Increasing incidence of testicular cancer in the United States and Europe between 1992 and 2009 medicine qhs lotensin 10 mg visa. Recent trends in the incidence of testicular germ cell tumors in the United States medicine administration discount lotensin 10mg without prescription. Innovations in health care and mortality trends from five cancers in seven European countries between 1970 and 2005 anima sound medicine generic lotensin 10mg otc. German second opinion network for testicular cancer: sealing the leaky pipe between evidence and clinical practice treatment 1st degree burn discount lotensin 10 mg line. Is surveillance for stage 1 germ cell tumours of the testis appropriate outside a specialist centre Impact of the treating institution on survival of patients with “poor prognosis” metastatic nonseminoma. European Organization for Research and Treatment of Cancer Genito Urinary Tract Cancer Collaborative Group and the Medical Research Council Testicular Cancer Working Party. Population based study of perioperative mortality after retroperitoneal lymphadenectomy for nonseminomatous testicular germ cell tumors. Long term oncological outcome after post chemotherapy retroperitoneal lymph node dissection in men with metastatic nonseminomatous germ cell tumour. Testicular dysgenesis syndrome comprises some but not all cases of hypospadias and impaired spermatogenesis. A meta analysis of the risk of boys with isolated cryptorchidism developing testicular cancer in later life. The association risk of male subfertility and testicular cancer: a systematic review. Familial testicular germ cell tumors in adults: 2010 summary of genetic risk factors and clinical phenotype. Tallness is associated with risk of testicular cancer: evidence for the nutrition hypothesis. Is increased body mass index associated with the incidence of testicular germ cell cancer Early predicted time to normalization of tumor markers predicts outcome in poor prognosis nonseminomatous germ cell tumors. Improved accuracy of computerized tomography based clinical staging in low stage nonseminomatous germ cell cancer using size criteria of retroperitoneal lymph nodes. Metastases to retroperitoneal and pelvic lymph nodes: computed tomography and lymphangiography. Chest staging in testis cancer patients: imaging modality selection based upon risk assessment as determined by abdominal computerized tomography scan results. The role of positron emission tomography in the evaluation of residual masses after chemotherapy for advanced stage seminoma. Value of pre and post orchiectomy serum tumor marker information in prediction of retroperitoneal lymph node metastases. Contralateral testicular biopsy procedure in patients with unilateral testis cancer: is it indicated The International Germ Cell Consensus Classification: a new prognostic factor based staging classification for metastatic germ cell tumours. Ultrasonography as a diagnostic adjunct for the evaluation of masses in the scrotum. Clinicopathological study of regressed testicular tumors (apparent extragonadal germ cell neoplasms). Prevalence of contralateral testicular intraepithelial neoplasia in patients with testicular germ cell neoplasms. Carcinoma in situ of contralateral testis in patients with testicular germ cell cancer: study of 27 cases in 500 patients. Intratubular germ cell neoplasia of the contralateral testis in testicular cancer: defining a high risk group. Incidence of contralateral germ cell testicular tumors in South Europe: report of the experience at 2 Spanish university hospitals and review of the literature. Clinical course and histopathologic risk factor assessment in patients with bilateral testicular germ cell tumors. Prevalence of carcinoma in situ and other histopathological abnormalities in testes of men with a history of cryptorchidism. Radiotherapy with 16 Gy may fail to eradicate testicular intraepithelial neoplasia: preliminary communication of a dose reduction trial of the German Testicular Cancer Study Group. Effect of graded testicular doses of radiotherapy in patients treated for carcinoma in situ in the testis. Carcinoma in situ testis, the progenitor of testicular germ cell tumours: a clinical review. Treatment of testicular germ cell cancer: a cochrane evidence based systematic review. Risk adapted management for patients with clinical stage I seminoma: the Second Spanish Germ Cell Cancer Cooperative Group study. Risk factors for relapse in clinical stage I nonseminomatous testicular germ cell tumors: results of the German Testicular Cancer Study Group Trial. Stage I non seminomatous germ cell tumours of the testis: identification of a subgroup of patients with a very low risk of relapse. Impact of cytotoxic treatment on long term fertility in patients with germ cell cancer. Gonadal function and fertility in patients with bilateral testicular germ cell malignancy. Pharmacology and clinical use of testosterone, in Testosterone Action, Deficiency, Substitution. Feelings of loss and uneasiness or shame after removal of a testicle by orchidectomy: a population based long term follow up of testicular cancer survivors. Multicenter study evaluating a dual policy of postorchiectomy surveillance and selective adjuvant single agent carboplatin for patients with clinical stage I seminoma. Management of seminomatous testicular cancer: a binational prospective population based study from the Swedish norwegian testicular cancer study group. Radiotherapy versus single dose carboplatin in adjuvant treatment of stage I seminoma: a randomised trial. Randomized trials in 2466 patients with stage I seminoma: patterns of relapse and follow up. Optimal planning target volume for stage I testicular seminoma: A Medical Research Council randomized trial. Long term results and morbidity of paraaortic compared with paraaortic and iliac adjuvant radiation in clinical stage I seminoma. Seminoma of the testis: is scrotal shielding necessary when radiotherapy is limited to the para aortic nodes Treatment specific risks of second malignancies and cardiovascular disease in 5 year survivors of testicular cancer. Second cancer risk and mortality in men treated with radiotherapy for stage I seminoma. Risk adapted treatment in clinical stage I testicular seminoma: the third Spanish Germ Cell Cancer Group study. Histopathology in the prediction of relapse of patients with stage I testicular teratoma treated by orchidectomy alone. Medical Research Council prospective study of surveillance for stage I testicular teratoma. Prognostic factors in clinical stage I nonseminomatous germ cell tumors of the testis: multivariate analysis of a prospective multicenter study. Non risk adapted surveillance for patients with stage I nonseminomatous testicular germ cell tumors: diminishing treatment related morbidity while maintaining efficacy. Active surveillance is the preferred approach to clinical stage I testicular cancer. Short course adjuvant chemotherapy in high risk stage I nonseminomatous germ cell tumors of the testis: a Medical Research Council report. Adjuvant chemotherapy for high risk clinical stage I nonseminomatous testicular germ cell cancer: long term results of a prospective trial.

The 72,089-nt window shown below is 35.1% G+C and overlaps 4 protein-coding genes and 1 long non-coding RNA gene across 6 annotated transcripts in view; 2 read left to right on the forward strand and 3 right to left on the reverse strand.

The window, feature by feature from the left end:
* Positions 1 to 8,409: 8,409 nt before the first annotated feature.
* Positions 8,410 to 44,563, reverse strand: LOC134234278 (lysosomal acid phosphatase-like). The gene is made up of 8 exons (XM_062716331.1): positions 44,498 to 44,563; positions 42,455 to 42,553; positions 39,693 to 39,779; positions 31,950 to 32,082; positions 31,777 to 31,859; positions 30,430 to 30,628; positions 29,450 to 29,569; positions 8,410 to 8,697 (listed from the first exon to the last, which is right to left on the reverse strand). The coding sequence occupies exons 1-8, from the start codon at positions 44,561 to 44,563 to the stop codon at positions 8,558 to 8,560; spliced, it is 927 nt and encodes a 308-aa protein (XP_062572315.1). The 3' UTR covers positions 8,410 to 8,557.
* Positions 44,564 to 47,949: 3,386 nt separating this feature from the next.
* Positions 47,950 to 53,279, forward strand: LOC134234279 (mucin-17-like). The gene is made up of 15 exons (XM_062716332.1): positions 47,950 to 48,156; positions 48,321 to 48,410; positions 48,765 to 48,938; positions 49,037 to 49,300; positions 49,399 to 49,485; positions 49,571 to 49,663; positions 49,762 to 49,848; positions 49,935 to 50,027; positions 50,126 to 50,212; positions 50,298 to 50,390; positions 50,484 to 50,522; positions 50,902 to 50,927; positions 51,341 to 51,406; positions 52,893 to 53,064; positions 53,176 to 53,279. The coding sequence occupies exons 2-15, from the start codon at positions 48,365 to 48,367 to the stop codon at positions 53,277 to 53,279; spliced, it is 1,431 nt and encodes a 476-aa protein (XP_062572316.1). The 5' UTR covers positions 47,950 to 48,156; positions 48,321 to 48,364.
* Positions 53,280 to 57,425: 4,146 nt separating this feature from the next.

Diseases